If you have been suffering with painful shins, there is a chance that it could be shin splints. Shin splints are commonly used to describe any sort of shin pain, but shin splints are specifically caused by putting weight on your legs through exercise such as running.1
The good news is that they’re not serious and can be easily treated, with the right help. Fortunately for you – we have put together all the relevant information that you’ll need to help you recover.
Over the course of the next article you’ll find everything you need to know, from what shin splints are, how you can prevent them and how you can look after your body, before, during and after exercise.
Without pointing out the obvious, shin splits are a pain down the lower front of the leg. Otherwise known as medial tibial stress syndrome (periostitis), shin splints are often associated with exercise and is particularly common with athletes, dancers and those who work in the military.2
Medically, it’s not fully understood exactly how it happens, but its thought that repeated stress on the bone and the tissue around the tibia get inflamed, causing pain around the whole shin.
If you have shin splints, you should expect to notice aching and tenderness along the front or sides of your lower leg.
In the early stages of shin splints you may find that the pain subsides when you stop exercising. Although, eventually you’ll find that you are in quite serious, continuous pain that can progress to a stress reaction or stress fracture.3
With stress fractures, it’s likely that the pain will get worse each time you exercise. If the pain you experience from shin splints, or something you may think is worse gets too severe, you should speak to your GP or a trained physiotherapist.
Shin splints occur if you are putting too much stress and strain on your shin bone (tibia) and the tissue around it.
The bone and tissues may become inflamed if there is too much stress, which will cause you pain in the lower leg area. This may be caused by medial tibial stress syndrome (periostitis).
Your bone and tissue can cope with a certain amount of impact, strengthening themselves each time so they can recover. But if you keep putting too much stress on your bone, it may become inflamed.
There’s a number of reasons that you may get shin splints, these include:5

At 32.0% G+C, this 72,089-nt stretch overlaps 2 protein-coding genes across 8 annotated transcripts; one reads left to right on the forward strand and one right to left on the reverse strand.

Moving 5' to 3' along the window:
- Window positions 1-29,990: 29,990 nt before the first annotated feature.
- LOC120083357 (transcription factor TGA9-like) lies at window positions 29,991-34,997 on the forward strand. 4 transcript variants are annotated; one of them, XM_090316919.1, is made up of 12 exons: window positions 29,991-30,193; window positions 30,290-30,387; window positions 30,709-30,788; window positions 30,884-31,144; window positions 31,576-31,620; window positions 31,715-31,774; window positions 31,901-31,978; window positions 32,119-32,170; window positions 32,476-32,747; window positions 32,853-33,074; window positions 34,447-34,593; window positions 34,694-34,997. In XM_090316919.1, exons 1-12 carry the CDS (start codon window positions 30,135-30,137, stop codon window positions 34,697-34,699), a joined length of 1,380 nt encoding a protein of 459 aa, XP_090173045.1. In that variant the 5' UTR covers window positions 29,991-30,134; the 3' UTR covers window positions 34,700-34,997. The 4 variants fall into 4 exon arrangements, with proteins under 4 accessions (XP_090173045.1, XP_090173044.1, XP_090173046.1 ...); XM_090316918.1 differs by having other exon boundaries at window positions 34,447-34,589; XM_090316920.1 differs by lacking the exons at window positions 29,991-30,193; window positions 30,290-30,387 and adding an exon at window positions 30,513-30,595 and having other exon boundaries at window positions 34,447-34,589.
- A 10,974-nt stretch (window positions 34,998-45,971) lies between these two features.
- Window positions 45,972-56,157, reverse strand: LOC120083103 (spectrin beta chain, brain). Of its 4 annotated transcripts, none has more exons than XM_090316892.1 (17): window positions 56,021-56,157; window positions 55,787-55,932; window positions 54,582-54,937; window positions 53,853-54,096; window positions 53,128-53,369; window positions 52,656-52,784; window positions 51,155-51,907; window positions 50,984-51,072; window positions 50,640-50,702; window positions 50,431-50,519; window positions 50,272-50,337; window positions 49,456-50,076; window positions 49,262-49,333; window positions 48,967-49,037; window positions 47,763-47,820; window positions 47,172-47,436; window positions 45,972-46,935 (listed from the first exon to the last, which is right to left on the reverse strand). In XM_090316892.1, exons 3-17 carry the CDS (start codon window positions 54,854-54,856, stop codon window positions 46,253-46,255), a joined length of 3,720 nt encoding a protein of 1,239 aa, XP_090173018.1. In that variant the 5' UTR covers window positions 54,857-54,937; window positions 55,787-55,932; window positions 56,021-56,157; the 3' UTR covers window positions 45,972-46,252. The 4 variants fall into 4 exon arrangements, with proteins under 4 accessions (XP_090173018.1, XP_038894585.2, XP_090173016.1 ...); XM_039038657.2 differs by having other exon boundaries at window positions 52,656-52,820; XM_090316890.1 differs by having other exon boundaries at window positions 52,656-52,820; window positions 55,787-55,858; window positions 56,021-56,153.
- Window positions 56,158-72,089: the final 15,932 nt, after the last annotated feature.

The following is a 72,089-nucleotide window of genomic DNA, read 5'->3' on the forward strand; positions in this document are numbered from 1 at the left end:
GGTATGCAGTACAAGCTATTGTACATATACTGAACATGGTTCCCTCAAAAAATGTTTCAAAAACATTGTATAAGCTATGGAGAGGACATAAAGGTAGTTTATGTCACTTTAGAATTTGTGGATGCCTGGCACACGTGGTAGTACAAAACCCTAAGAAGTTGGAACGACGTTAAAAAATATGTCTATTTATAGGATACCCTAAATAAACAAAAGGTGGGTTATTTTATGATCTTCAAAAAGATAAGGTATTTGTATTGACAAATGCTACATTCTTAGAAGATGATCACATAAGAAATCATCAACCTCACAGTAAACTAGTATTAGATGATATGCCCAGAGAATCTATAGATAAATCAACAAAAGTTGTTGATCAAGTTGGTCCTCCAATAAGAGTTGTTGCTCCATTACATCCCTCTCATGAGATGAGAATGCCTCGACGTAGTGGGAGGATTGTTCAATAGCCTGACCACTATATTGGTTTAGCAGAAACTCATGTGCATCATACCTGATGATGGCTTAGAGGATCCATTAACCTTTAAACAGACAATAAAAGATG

You may be able to prevent getting shin splints and stress fractures if you start your new exercise regime slowly.
Building up gradually and making sure you give yourself enough time to rest and recover between exercise is vital.
There are other methods you can try to prevent shin splints, they include:
Shins splints are usually treated at home with a good, recommended dose of rest. You can take painkillers to ease the pain, but usually you should see improvements within a few weeks.5
According to the NHS you can follow these six steps to try and heal your shin splints more quickly.
Taking ibuprofen or paracetamol will ease the pain while you allow yourself time to recover.
Apply an ice pack, or bag of frozen veg wrapped in a towel to your shin for 20 minutes every two to three hours.
Try not to do strenuous exercise. Instead try yoga or swimming while your body recovers.
When you begin to feel better, try exercising on soft ground to take the pressure off your legs.
You should add warming up properly ahead of exercise and cooling down as part of your routine.
Supporting your feet is important, so try to make sure you use footwear that will support your feet.
It’s important that you don’t continue doing the same exercise that caused your shin splints originally, allow yourself time to rest. Also, don’t rush yourself back and try and build your exercise back up slowly after recovery.
Shin splits occur in the bottom of the leg, in the bone known as the tibia and the tissues which surround it. Its not medically proven exactly how they come about, but it’s thought that intense pressure around that area can cause inflammation and, in some extreme circumstances, severe pain.
If you have shin splits it's important to allow yourself time to recover and only do light exercise. If the pain continues it is possible that it could be a stress fracture and you should contact your GP for a professional opinion.
Last updated: 03 May 2021
Joined Holland & Barrett: Apr 2019
Masters Degree in Toxicology and BSc Hons in Medical Biochemistry
Bhupesh started his career as a Clinical Toxicologist for Public Health England, advising healthcare professionals all around the country on how to manage clinical cases of adverse exposure to supplements, pharmaceuticals, cosmetics, industrial chemicals and agricultural products.
After 7 years in this role and a further year working as a drug safety officer in the pharmaceutical industry, Bhupesh joined Holland & Barrett as a Senior Regulatory Affairs Associate in 2019.